“Part of what we need to do is move from seeing things like expired tags or broken tail lights from criminal issues to economic issues,” she said. “We need to move from enforcement — which is a word similar to punishment and which doesn’t do much to prevent traffic accidents — to actions that would truly increase our well-being.”

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About Stephen Frank

Stephen Frank is the publisher and editor of California Political News and Views. He speaks all over California and appears as a guest on several radio shows each week. He has also served as a guest host on radio talk shows. He is a fulltime political consultant.

Comments

  1. There are some interesting ideas here. Understand as computer controlled autos have pedestrian recognition, auto braking, there could be a case for having zero stop signs in residential neighborhoods. All you need is a solar panel powered amplifier that records and then broad casts block away the location and speed of all vehicles including bikes and pedestrians.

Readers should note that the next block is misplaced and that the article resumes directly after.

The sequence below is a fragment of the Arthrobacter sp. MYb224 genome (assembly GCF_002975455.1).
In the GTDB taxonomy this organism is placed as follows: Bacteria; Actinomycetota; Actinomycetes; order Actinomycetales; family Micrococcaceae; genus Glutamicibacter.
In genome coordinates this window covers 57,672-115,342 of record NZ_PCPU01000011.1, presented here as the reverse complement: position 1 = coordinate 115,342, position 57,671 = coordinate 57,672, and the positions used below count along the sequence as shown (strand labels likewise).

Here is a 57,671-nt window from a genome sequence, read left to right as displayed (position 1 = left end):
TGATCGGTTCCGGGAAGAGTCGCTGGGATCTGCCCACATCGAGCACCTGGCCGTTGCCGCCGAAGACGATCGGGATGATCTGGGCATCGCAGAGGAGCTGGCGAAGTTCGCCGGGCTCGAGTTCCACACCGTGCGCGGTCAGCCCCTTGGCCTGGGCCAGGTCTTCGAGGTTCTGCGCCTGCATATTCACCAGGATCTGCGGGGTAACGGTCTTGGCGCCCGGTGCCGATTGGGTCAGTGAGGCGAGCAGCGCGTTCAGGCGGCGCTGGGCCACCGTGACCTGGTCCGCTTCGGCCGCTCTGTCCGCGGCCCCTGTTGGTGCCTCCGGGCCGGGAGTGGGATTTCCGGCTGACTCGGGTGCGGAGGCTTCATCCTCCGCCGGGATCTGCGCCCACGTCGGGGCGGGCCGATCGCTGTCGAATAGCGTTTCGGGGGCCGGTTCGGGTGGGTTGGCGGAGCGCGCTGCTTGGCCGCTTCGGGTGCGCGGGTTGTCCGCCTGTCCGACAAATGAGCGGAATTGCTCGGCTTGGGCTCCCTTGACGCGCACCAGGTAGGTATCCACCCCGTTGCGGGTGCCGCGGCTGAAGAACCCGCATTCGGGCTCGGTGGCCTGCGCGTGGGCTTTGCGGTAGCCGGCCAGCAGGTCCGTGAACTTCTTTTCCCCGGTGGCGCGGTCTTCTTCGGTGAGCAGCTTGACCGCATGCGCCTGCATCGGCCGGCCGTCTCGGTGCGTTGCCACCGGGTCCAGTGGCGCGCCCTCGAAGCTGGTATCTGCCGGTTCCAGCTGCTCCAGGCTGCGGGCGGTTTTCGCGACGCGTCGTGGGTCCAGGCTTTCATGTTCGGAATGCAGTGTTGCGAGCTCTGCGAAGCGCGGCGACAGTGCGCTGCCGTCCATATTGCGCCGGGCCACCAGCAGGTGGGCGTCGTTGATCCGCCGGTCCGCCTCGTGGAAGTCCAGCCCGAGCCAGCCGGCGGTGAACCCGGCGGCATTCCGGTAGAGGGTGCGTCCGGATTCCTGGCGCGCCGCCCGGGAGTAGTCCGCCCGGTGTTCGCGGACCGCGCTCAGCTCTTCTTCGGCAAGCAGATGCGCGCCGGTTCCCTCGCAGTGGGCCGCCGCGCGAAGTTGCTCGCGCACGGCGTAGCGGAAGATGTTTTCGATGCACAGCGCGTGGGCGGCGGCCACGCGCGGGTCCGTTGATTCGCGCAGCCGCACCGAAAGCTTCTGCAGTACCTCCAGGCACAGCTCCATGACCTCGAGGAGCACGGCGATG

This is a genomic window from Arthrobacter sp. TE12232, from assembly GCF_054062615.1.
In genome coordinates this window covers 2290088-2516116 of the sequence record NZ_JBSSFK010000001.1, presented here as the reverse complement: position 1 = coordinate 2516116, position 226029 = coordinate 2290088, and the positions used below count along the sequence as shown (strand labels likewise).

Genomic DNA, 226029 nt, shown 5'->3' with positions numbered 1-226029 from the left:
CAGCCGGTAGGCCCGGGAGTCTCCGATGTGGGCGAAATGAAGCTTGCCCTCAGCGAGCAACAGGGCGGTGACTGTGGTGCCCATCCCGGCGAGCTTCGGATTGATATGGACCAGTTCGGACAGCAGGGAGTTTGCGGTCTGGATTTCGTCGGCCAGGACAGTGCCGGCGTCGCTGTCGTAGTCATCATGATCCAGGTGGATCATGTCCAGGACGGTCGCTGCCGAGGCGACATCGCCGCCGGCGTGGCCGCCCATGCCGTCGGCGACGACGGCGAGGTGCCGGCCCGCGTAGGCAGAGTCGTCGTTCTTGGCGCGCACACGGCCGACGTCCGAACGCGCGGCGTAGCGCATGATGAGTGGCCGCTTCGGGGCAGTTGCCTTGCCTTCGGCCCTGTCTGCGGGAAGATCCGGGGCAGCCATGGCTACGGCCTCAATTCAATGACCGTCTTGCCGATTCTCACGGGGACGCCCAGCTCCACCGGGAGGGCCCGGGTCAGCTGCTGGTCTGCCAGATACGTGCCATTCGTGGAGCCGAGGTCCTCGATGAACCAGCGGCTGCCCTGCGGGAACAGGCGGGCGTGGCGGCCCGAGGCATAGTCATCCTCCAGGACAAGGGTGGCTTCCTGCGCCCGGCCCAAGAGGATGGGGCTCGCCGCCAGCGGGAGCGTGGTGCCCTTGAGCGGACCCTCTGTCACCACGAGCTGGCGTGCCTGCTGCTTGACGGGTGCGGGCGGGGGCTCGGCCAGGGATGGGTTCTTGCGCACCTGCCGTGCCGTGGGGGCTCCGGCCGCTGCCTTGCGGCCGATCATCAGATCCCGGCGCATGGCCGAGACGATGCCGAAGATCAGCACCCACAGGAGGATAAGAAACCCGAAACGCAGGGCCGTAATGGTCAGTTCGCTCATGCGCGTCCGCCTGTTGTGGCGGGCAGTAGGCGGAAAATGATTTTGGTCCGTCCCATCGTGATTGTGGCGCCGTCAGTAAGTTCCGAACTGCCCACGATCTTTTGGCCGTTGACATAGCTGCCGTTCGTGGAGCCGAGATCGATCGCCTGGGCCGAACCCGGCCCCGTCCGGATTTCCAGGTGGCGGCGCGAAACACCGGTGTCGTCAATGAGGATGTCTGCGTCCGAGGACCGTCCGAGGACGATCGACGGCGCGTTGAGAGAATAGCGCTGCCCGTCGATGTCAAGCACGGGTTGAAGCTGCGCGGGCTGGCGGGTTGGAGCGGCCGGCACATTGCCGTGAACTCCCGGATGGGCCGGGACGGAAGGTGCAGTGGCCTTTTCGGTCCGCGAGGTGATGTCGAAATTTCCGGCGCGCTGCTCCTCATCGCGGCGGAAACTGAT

AI cars can then adjust accordingly. The catch is you know hackers will want to see how to get in and disable these nodes.

    As reported in an article here the “Vision Zero” with a decade of experience shows an increase in pedestrian accidents. Vivson Zero is a failure. When you inject the human factor most of these grand designs fail.

    Remember Communism failed at the Plymouth Colony. Enforcement is a bad word? It is the latest catch phrase to excuse bad behavior and criminal behavior.

  2. When I leave home it seems to me that 25% of the drivers on the street seem to think that the rules of the road are just recommendations. I see people driving at twice the speed limit blowing thru stop signs and lights and driving down the center divider when they don’t think traffic is going fast enough